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Don Giovanni 

Of all the operas in all the world, one of the best-loved/loathed womanizers, Don Juan, walked into this one. Director Matthew Lata puts a film-noir touch on the classic Don Giovanni. "Both film noir and Don Giovanni have at their centers a strong, flawed male character," Lata says. "Both have men who induce young women to do wrong. Both are set at night and both have an undercurrent of violence." Mozart's version focuses on the final exploits of the infamous antihero as he attempts to seduce three very different women, all of whom vow revenge against Don Juan. Lata, who also directed the New Orleans Opera Association's 2002 production of Don Giovanni, says of the noirish take, "Not only is it a different visual approach, but it's also a different approach to their characters." It modernizes the mystery and suspense surrounding Don Juan and cloaks it in the shadowy ambiguities of noir, he says. 'The themes are not tied to a timeline " libido, obsession, these are universal. Don Juan has always represented what people want but never should have." Lata directs Lucas Meachem, Juliana DiGiacomo and Yali-Marie William. Tickets $30-$125. — Bryan Davis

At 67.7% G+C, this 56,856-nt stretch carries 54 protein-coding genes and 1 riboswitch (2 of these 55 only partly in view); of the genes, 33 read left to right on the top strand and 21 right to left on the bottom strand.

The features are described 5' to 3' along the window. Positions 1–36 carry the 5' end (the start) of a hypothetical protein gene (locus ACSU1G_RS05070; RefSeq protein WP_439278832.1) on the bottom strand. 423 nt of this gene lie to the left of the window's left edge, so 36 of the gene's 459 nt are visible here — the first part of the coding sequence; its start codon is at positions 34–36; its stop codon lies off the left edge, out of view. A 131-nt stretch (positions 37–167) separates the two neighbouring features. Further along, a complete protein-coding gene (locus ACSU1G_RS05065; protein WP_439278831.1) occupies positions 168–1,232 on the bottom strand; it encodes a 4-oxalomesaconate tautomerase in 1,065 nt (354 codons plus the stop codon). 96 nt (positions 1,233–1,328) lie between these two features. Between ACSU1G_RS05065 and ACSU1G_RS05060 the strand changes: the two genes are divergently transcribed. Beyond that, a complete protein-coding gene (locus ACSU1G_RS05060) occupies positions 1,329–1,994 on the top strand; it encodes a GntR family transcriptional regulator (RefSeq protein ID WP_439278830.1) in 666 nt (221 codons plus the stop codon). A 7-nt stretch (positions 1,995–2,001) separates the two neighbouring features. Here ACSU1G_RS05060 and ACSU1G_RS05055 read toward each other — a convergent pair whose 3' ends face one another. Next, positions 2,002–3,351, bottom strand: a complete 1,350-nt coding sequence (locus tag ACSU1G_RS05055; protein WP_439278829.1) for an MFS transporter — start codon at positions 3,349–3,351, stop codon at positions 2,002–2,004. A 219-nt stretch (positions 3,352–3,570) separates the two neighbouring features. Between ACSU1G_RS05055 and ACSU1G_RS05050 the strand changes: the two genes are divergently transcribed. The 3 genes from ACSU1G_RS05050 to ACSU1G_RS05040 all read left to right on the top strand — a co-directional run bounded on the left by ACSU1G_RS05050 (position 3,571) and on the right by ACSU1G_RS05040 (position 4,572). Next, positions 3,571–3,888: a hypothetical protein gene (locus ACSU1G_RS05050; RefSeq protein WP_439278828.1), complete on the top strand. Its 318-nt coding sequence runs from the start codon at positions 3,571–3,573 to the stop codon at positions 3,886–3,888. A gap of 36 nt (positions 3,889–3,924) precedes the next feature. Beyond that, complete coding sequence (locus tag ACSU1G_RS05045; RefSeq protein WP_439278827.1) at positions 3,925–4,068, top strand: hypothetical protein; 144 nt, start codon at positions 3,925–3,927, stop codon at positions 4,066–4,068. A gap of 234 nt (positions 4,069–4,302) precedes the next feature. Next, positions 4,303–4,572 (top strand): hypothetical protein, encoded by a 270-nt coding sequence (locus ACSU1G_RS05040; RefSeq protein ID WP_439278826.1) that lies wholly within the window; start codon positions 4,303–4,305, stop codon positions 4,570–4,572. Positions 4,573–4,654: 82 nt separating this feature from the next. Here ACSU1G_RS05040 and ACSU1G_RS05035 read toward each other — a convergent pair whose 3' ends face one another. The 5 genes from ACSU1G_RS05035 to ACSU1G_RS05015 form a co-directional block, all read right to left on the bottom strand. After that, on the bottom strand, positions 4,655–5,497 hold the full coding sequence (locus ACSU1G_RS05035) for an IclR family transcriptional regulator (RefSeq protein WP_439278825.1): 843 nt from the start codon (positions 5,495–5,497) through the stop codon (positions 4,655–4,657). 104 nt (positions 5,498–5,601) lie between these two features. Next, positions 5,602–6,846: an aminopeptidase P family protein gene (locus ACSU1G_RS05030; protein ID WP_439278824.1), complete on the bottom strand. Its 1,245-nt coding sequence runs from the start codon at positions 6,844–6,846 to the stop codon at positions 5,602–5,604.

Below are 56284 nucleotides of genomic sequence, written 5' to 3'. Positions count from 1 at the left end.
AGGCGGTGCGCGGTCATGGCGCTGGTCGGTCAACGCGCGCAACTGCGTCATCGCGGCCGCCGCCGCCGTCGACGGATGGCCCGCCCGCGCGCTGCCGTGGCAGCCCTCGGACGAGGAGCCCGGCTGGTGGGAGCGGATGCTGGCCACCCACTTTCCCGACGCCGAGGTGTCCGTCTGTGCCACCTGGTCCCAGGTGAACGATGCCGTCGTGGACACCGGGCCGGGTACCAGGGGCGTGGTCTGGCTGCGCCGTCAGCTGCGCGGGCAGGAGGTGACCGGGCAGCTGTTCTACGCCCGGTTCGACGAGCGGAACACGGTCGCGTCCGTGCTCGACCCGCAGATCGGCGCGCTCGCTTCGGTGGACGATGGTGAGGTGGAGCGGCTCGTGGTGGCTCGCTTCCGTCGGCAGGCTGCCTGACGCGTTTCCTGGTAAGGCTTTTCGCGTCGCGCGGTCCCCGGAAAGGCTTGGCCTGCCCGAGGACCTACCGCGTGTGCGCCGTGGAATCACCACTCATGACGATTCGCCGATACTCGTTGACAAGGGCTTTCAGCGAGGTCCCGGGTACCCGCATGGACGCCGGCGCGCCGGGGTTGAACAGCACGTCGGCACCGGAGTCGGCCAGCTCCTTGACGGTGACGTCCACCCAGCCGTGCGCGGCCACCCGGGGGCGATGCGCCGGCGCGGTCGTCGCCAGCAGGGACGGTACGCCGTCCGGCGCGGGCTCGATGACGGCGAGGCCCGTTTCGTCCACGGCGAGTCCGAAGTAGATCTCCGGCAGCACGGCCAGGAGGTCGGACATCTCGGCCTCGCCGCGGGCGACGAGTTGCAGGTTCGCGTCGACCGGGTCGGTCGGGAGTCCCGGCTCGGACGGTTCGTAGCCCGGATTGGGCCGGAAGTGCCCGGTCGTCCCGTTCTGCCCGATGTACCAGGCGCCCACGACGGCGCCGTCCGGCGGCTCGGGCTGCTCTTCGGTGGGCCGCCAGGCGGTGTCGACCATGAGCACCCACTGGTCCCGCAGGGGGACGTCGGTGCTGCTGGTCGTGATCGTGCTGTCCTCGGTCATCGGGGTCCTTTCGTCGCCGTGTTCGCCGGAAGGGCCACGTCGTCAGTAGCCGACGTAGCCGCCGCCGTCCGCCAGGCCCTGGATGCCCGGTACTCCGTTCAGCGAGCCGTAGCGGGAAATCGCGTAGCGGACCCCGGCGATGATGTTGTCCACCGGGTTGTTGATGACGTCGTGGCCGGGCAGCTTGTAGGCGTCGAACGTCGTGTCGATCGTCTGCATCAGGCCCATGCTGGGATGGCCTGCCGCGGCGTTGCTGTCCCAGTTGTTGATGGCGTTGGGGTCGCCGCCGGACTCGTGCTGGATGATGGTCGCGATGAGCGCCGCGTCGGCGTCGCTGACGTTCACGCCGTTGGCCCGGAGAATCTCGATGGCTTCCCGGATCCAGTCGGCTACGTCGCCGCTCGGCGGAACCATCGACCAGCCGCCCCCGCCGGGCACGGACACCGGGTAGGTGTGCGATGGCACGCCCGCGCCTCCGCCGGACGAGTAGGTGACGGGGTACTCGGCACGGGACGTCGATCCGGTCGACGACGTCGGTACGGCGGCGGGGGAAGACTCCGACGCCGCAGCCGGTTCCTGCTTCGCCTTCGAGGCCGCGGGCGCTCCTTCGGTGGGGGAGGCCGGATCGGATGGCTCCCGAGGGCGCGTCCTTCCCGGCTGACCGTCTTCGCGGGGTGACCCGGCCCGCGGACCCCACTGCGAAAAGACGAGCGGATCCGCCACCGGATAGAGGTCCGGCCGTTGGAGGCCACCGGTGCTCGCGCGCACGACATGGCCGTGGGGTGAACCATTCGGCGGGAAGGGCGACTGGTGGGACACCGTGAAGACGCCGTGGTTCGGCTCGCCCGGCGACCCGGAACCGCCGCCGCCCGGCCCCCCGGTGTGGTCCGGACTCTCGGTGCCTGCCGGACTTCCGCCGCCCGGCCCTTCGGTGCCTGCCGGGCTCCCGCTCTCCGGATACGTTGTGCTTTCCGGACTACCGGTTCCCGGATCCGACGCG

8 p.m. Fri., Nov. 14; 2:30 p.m. Sun., Nov. 16

Tulane University, McAlister Auditorium, 529-3000; www.neworlenasopera.org

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